On the eve of their high school graduation, two academic superstars and best friends realize they should have worked less and played more. Determined not to fall short of their peers, the girls try to cram four years of fun into one night.
Journalist Fred Flarsky reunites with his childhood crush, Charlotte Field, now one of the most influential women in the world. As she prepares to make a run for the Presidency, Charlotte hires Fred as her speechwriter and sparks fly.
June Diane Raphael
Filming took place in Paige's home city of Norwich, England and the nearby coastal town of Great Yarmouth on April 3 and April 4, 2017. See more »
Zak is seen as a young child holding a cardboard version of the WWE championship, in what appears to be 2000 from the clip he's watching. However the belt he creates is the belt introduced in 2005. You can see from the clip he's watching The Rock is holding a totally different belt (the Attitude Era World Title belt used between 1998 - 2002). See more »
The scenes over the end credits come from the 2012 UK Channel 4 documentary 'The Wrestlers: Fighting With My Family'. This is supposedly the documentary The Rock saw that got him interested in producing a film about Paige's story. See more »
In order to obtain a PG-13 rating in the US, some swearing was edited out of the film. The Blu-ray included an R-rated 'director's cut' which restores the edits. See more »
Fighting with my Family, a dramedy biopic of World Wrestling Entertainment's Paige's journey to becoming a wrestling celebrity and her family who are all wrestlers, is a fun little film. It's fairly humorous. The oddball dynamics and conflicts within the family work well. It's also interesting to watch the training required for the WWE. (Although if you really prefer the illusion of the stories and personalities and all of that, you may not want to see how the sausage gets made.)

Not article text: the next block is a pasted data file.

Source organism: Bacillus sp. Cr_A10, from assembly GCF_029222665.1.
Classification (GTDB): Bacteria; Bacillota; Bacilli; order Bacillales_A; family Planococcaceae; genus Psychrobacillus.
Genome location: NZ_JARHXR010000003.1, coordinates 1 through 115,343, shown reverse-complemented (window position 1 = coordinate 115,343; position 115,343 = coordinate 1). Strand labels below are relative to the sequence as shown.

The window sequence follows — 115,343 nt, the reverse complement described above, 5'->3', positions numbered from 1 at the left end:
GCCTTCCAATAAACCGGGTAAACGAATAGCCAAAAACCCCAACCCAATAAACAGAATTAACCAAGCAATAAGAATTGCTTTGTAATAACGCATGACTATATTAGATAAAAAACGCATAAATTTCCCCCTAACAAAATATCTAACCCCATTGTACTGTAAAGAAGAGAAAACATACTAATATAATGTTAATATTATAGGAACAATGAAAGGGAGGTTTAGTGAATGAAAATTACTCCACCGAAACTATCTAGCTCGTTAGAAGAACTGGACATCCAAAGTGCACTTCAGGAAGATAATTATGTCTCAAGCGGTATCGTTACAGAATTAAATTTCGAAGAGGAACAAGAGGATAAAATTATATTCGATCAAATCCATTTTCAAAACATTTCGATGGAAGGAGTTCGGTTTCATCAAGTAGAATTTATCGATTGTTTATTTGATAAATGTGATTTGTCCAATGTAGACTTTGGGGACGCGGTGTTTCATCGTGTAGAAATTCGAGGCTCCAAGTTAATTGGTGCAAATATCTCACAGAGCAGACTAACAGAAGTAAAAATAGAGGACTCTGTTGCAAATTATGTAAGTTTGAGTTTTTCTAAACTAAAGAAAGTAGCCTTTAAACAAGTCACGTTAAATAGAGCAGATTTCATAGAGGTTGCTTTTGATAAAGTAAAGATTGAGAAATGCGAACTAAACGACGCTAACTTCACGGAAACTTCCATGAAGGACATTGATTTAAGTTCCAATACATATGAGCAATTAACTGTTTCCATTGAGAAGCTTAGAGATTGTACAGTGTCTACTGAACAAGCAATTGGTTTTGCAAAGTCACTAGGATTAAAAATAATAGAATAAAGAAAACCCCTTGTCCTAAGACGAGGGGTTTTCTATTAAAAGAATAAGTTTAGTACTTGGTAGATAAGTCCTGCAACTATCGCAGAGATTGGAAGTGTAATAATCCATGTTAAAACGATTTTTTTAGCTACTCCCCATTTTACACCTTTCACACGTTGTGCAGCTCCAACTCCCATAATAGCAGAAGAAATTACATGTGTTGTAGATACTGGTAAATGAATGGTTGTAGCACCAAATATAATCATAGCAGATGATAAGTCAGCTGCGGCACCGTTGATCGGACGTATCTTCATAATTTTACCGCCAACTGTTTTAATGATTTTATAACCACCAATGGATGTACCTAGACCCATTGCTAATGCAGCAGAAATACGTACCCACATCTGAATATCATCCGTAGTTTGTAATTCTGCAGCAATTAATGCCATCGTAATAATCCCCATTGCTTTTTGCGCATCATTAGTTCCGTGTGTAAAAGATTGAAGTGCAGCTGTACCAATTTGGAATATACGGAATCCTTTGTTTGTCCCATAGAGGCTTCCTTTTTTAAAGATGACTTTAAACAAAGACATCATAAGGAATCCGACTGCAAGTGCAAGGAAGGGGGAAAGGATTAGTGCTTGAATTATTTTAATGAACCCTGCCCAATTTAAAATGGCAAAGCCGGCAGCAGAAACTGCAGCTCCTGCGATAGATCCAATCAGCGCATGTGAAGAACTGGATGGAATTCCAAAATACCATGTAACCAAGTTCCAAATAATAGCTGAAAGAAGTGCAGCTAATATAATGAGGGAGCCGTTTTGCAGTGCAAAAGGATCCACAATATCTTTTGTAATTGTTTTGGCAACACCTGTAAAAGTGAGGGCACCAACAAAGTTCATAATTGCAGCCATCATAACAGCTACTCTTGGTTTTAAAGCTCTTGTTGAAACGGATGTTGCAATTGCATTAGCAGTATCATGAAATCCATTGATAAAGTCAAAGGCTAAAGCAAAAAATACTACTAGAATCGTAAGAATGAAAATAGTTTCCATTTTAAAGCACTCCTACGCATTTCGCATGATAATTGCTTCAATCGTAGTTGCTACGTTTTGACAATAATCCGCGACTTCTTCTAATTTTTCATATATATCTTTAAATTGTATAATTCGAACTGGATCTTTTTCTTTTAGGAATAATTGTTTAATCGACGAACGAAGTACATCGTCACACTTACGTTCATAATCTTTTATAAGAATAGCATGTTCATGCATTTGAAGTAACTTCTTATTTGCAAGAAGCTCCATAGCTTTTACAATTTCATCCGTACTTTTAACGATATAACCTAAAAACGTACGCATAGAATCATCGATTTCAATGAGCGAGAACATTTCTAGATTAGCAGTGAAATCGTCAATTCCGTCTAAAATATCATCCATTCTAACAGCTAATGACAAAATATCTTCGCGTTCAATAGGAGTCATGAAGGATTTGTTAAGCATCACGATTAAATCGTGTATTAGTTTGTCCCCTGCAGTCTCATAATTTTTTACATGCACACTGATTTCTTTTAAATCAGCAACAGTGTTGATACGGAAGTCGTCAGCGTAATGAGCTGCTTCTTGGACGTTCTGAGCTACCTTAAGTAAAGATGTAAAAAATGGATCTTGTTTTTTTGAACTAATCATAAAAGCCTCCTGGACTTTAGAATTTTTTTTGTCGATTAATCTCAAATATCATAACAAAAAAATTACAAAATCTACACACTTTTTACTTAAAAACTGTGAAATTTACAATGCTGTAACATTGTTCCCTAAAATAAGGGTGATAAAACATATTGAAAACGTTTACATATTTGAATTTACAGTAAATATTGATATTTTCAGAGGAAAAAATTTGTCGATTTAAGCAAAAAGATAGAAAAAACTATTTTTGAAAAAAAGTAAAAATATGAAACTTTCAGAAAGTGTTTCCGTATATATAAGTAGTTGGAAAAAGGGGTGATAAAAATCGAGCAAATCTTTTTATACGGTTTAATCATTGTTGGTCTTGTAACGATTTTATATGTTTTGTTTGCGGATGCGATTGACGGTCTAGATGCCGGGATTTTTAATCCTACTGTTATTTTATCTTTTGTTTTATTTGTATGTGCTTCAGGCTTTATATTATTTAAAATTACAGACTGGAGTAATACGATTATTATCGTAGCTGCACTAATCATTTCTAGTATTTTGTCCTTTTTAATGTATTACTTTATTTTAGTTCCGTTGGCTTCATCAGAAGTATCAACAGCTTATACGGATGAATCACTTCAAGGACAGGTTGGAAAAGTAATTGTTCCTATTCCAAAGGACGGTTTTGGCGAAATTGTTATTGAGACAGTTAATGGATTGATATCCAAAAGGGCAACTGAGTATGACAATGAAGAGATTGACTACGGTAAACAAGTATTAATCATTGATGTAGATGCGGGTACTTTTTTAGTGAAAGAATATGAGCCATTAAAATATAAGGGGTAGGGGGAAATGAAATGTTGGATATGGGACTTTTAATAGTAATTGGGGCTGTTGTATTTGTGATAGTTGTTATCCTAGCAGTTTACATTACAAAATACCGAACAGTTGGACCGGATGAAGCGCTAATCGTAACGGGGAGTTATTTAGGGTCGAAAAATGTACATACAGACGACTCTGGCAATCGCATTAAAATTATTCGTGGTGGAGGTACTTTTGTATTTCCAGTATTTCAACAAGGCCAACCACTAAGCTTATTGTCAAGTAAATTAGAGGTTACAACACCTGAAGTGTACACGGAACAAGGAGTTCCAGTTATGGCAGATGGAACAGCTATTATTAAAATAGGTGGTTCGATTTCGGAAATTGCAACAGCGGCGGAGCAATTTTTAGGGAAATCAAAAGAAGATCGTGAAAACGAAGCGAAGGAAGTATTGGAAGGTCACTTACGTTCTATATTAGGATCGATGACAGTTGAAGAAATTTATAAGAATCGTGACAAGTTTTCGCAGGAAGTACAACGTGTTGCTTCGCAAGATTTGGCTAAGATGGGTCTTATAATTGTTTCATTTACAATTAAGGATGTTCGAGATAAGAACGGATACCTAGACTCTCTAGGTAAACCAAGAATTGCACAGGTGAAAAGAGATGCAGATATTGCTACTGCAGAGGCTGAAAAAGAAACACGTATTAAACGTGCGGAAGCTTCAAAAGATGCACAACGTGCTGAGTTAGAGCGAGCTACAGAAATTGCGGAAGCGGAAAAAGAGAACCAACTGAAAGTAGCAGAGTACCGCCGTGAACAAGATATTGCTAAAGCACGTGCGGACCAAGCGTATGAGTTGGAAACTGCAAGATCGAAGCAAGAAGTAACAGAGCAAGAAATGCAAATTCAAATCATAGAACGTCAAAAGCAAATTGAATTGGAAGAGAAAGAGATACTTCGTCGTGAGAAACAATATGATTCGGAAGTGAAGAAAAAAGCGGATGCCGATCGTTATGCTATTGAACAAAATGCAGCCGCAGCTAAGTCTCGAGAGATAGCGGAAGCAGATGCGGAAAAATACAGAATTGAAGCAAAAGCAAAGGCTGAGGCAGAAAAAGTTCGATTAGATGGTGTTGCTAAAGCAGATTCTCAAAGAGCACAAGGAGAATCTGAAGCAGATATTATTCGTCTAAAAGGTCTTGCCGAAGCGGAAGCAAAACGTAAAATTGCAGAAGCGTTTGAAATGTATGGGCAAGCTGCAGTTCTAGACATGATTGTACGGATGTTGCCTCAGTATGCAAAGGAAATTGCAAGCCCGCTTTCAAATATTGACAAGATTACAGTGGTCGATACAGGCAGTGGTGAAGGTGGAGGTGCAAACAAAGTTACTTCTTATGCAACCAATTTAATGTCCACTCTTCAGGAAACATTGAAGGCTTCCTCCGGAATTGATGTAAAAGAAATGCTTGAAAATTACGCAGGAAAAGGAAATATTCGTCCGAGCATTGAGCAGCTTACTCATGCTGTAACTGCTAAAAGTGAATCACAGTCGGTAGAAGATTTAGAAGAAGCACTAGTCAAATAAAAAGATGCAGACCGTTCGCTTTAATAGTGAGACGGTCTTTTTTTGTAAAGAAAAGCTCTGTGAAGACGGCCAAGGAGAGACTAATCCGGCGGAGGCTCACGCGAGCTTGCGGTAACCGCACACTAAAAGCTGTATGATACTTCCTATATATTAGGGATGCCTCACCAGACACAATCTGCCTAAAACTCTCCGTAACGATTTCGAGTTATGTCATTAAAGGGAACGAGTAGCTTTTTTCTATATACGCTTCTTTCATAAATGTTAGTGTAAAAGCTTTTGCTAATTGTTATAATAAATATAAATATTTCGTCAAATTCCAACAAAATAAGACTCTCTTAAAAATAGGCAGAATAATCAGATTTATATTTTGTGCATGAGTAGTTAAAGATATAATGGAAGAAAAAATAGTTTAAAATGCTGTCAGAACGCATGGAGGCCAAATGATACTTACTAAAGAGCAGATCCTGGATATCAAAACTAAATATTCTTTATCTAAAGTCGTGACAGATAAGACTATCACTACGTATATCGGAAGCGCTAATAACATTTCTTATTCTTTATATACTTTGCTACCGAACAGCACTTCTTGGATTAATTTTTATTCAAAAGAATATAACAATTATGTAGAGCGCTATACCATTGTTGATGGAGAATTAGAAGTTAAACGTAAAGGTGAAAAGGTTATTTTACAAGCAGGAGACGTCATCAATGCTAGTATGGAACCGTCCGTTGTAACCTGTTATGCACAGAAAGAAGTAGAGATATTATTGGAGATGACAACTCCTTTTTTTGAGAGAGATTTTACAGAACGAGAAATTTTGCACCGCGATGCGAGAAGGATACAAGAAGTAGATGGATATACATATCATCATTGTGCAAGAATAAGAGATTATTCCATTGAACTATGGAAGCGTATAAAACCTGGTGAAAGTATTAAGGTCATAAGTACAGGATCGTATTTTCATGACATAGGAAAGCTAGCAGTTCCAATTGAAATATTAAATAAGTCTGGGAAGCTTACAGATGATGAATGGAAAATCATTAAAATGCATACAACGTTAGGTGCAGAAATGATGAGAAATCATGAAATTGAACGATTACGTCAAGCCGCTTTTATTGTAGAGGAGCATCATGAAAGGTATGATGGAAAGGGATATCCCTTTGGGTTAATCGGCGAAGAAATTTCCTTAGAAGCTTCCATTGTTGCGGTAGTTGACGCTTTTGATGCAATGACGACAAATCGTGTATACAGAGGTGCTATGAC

Paige's inner struggles could've been done better. Don't get me wrong, the protagonist has to have something to overcome, but her self-doubt was spread way too long. Doubt even occurs at her famed winning of the Divas belt, the most obviously manufactured scene in the film, which was a mistake. In order to be selected for such a publicized match, the wrestler's persona had to have been well-honed by then. Now that I think about it, you see Paige falter so much that you never get a real feel for her pubic persona at all.
Fans of WWE should be warned that even though the organization produced this the movie doesn't have the feel of it. This is a very British film directed by comic actor/writer Stephen Merchant. It has more the general pacing and feel of Bend it Like Beckham.
Florence Pugh does a great job as Paige. Heck the entire cast playing the family are pretty good, including Game of Thrones' Lena Heady as the mom and Nick Frost as the dad. He is really underappreciated as a character actor. He has all these little mannerisms that just make the performance. Vince Vaughn plays the more serious and predictable role of the tough but fair trainer/mentor, but he does it well and it's nice to see him no longer typecast after his Old School/Wedding Crashers period. Although the trailers advertise the Rock, he'sonly in three scenes. Still, he's THE ROCK and his first scene in particular is pretty funny.
I know I might've given more description to the cons than the pros here, but that's because a lot of this film works so fluidly that it's hard to really focus on the positive elements. I legitimately enjoyed myself and I'm not a professional wrestling fan.
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